A potential juror who sought to be removed from the trial of Parkland shooter Nikolas Cruz due to duties to her’sugar daddy,’ claims she would have lost out on $8,000 per month if she had been chosen to decide whether he should face the death penalty.
The married woman, only identified as Ms. Bristol, went viral after revealing her scandalous reason for refusing to participate in the months-long trial.
‘Well I am married and I have my sugar daddy. I see him every day,’ she told Judge Elizabeth Scherer last week in court.
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She explained her predicament to a local television station on Saturday, which she approached to share her story.
‘It’s all day for six months and what’s my hardship? ‘I need my sugar daddy money,’ she told WPLG, explaining that he pays her $8,000 each month.
If she doesn’t see him, the native New Yorker claims she will lose her home.
‘If I do this case for six months, my sugar daddy won’t be able to support me,’ she explained, despite the fact that the case is only slated to last from June to September.
Judge Scherer rejected an entire pool of potential jurors on Monday after eight of them were escorted out of the courtroom in tears after the confessed school shooter walked in.
For the sentencing, which is scheduled to stretch through the summer, a total of 12 jurors and eight alternatives will be seated.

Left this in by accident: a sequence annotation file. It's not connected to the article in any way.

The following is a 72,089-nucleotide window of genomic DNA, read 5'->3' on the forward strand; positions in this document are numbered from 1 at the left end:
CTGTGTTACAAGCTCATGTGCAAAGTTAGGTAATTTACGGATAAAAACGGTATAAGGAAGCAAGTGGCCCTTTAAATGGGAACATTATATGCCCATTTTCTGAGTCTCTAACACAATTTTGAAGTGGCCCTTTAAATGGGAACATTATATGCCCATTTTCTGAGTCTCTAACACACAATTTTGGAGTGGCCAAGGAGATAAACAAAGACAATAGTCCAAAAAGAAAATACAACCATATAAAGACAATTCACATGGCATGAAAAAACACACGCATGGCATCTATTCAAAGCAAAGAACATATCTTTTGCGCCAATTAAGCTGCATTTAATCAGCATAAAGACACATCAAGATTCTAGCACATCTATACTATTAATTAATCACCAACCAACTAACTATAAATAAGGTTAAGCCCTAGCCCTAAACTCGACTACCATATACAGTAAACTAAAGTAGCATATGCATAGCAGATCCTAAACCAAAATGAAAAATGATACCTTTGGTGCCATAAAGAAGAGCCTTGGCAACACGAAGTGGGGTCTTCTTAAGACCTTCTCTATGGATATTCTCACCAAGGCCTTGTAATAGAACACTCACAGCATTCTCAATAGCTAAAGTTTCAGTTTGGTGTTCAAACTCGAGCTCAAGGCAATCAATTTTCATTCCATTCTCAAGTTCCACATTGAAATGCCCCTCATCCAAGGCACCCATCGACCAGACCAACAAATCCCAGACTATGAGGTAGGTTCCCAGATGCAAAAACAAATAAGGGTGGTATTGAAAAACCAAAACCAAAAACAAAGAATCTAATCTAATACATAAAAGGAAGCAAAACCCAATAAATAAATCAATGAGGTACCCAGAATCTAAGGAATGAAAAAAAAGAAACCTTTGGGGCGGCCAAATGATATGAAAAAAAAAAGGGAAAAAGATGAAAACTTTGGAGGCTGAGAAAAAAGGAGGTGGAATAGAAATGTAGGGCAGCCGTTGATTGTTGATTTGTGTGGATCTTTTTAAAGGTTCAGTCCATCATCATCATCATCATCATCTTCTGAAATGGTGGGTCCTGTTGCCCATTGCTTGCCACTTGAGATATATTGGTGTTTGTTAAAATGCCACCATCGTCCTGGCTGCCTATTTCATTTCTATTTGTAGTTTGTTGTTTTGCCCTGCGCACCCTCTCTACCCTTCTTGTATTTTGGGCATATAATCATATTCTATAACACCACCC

Last Monday, video from the courtroom showed Scherer, 46, inquiring whether anyone had any reservations about the demands placed on them.
‘Miss Bristol’ spoke up to warn that not only would the trial take ‘a whole complete month,’ but it would also interfere with her birthday and disrupt her love life.
First and first, let me clarify: July 2nd is my birthday, July 4th is my son’s birthday, and July 18th is my other son’s birthday.
And, once again, I need to come up with a solution. I have a sugar daddy who I see on a daily basis.’
‘I’m sorry?’ said the judge.
‘My sugar daddy,’ Bristol said.
‘I’m not sure what you’re talking about,’ the judge continued, becoming increasingly perplexed.
‘Well, I’m married and have a sugar daddy,’ she says. I see him on a daily basis.’
Judge Scherer, at a loss for words, answered, ‘OK.’ That’s all right. OK, Ma’am, we’ll get back to you. Thank you very much.’ Later, ‘Miss Bristol’ was excused.
During the case, which is slated to stretch between June and September, the ejected juror claims she would have lost $8,000 per month.
She spoke to a reporter outside of a South Florida home wearing a purple tank top and pink lipstick about the troubles she would face if she couldn’t see her’sugar daddy,’ including maybe losing her home.
Nikolas Cruz, the shooter who killed 17 people at a South Florida high school in 2018, is still being sentenced.
Judge Elizabeth Scherer dismissed a 60-person panel of potential jurors on Monday, citing emotional outbursts in the room as a factor.
According to the Sun Sentinel, seven ladies and one guy had to be removed out of the third panel of the day. After Cruz, 23, entered the courtroom, the evacuation began. All of them were eventually released.
That day, she had already reviewed two 60-person panels. After then, another panel appeared. 147 potential jurors have proceeded to the next round of questions thus far.